To outsiders, Hamptons born Vinny Mazzola has it all: good looks, money, and an esteemed reputation. While studying business at Adelphi, the last thing he expects to do is fall in love with awkward Autumn Malone, who forces him to ask himself what’s really important in life.

When the opportunity arises for Autumn to work at Vinny’s family-owned Italian restaurant, Mazzolas, it seems like a perfect way for her to get to know him better. That is until she meets his over protective mother and his conceited ex-girlfriend who both want nothing more than to get rid of her. Between frats, family, friends, and foes, when it comes down to business, will Autumn and Vinny have to sacrifice everything for a love they can’t live without?


Author bio

authorJ.C. Alexander was born and raised in Las Vegas, Nevada. When she is not busy being a mother, wife, and author, she enjoys online gaming and losing herself in a good book.


Facebook Page:

Twitter:  JCAlex_Author

Other published works:  Red Deception (A novella) by J.C. Murtagh


Buy your own copy today on Amazon!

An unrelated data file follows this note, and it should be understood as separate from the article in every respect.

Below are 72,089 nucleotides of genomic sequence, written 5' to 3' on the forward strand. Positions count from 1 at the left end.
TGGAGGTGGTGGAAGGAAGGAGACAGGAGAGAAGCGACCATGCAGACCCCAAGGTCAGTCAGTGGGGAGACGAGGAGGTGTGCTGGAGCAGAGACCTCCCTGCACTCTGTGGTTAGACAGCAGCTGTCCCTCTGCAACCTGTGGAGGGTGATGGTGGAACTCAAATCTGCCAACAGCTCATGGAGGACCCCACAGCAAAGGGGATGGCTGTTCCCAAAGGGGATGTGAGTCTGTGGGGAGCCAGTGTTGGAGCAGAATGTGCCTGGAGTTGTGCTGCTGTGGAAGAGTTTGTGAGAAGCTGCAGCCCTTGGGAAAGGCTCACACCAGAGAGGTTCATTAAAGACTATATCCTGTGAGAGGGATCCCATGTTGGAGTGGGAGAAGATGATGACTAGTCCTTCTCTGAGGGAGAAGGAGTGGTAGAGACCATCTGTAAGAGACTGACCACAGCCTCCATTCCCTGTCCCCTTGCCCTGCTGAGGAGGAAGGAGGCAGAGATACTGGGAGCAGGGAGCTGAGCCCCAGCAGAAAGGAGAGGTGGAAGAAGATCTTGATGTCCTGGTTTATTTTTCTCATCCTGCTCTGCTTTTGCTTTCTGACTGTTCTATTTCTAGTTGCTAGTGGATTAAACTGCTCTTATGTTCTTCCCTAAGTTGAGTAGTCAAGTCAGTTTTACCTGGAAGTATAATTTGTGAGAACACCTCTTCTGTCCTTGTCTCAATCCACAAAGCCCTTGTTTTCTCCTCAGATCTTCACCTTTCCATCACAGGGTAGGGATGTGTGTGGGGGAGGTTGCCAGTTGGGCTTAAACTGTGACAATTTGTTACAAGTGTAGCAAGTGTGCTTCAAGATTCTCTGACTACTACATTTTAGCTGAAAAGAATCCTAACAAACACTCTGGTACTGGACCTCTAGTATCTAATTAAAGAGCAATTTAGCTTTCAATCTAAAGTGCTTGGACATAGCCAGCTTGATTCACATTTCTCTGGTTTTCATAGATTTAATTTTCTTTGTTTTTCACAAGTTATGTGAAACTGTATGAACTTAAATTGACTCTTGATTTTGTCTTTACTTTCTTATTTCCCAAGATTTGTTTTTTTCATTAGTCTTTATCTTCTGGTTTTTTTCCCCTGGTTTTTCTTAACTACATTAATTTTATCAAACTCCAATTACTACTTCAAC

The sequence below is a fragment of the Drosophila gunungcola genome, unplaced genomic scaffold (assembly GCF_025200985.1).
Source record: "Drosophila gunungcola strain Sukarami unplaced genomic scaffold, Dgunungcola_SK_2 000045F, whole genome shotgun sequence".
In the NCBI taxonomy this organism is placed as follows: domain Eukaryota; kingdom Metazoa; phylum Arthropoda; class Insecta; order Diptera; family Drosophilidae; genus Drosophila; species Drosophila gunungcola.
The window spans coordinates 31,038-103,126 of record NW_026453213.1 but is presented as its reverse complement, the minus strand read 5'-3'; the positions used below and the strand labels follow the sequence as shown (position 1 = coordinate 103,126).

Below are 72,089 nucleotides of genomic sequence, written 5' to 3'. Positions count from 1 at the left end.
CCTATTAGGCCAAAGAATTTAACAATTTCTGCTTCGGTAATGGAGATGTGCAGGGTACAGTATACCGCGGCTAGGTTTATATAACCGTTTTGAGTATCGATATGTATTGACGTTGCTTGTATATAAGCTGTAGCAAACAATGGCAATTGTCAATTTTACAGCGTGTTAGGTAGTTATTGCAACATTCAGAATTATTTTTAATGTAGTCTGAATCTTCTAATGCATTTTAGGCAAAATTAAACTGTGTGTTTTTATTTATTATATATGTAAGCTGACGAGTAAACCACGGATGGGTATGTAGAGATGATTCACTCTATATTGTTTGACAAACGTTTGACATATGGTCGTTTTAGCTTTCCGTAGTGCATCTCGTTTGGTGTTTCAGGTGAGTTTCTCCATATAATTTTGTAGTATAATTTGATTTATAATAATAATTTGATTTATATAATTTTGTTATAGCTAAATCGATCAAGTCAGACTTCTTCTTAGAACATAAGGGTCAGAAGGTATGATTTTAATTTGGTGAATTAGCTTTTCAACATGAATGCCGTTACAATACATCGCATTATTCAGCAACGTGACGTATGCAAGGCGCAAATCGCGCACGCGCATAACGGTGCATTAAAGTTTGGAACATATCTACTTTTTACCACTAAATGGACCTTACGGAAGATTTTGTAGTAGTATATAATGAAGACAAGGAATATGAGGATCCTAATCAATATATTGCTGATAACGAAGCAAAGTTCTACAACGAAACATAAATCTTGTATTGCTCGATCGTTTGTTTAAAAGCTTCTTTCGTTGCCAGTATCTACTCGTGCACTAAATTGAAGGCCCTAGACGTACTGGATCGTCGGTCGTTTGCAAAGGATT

Author Interview with Marie Morgan


I’m interviewing Marie Morgan today, the author of “Getting Lost”, the first book in “The Island” series, a series of erotica novellas. Thanks for answering my questions, Marie! My questions are bolded, responses are in regular font.

1) What’s the hardest part of being an author?

I’d have to say the hardest part of being an author is having the confidence that what you’re writing is something someone will enjoy. Writing is the easy part! Being an Indie author and doing all your own marketing adds a level of difficulty as well. If I could crank out my books to a publisher and let them handle everything beyond the writing, I’d be able to produce a ton of material. As it is, I have to have my hand in every facet of the creation process. But, I could say I’m thankful for all the great people on my team for teaching me so much about editing and the craft itself. Because of them, I’m becoming a better writer.

2) Can you give us a short synopsis of Getting Lost? 

Certainly! I tried to keep most of what’s between the pages a secret but here’s the book blurb:

Cicily Welling lost everything she cared about. On a dangerous path of self-destruction, she finds a website announcing The Island, saying how they can help those with “emotional problems.”

With much trepidation, she fills out the form and clicks submit, launching herself into a world she never knew existed. It all starts with him. He tells her she’ll heal and makes grand promises that she’ll never be a doormat again.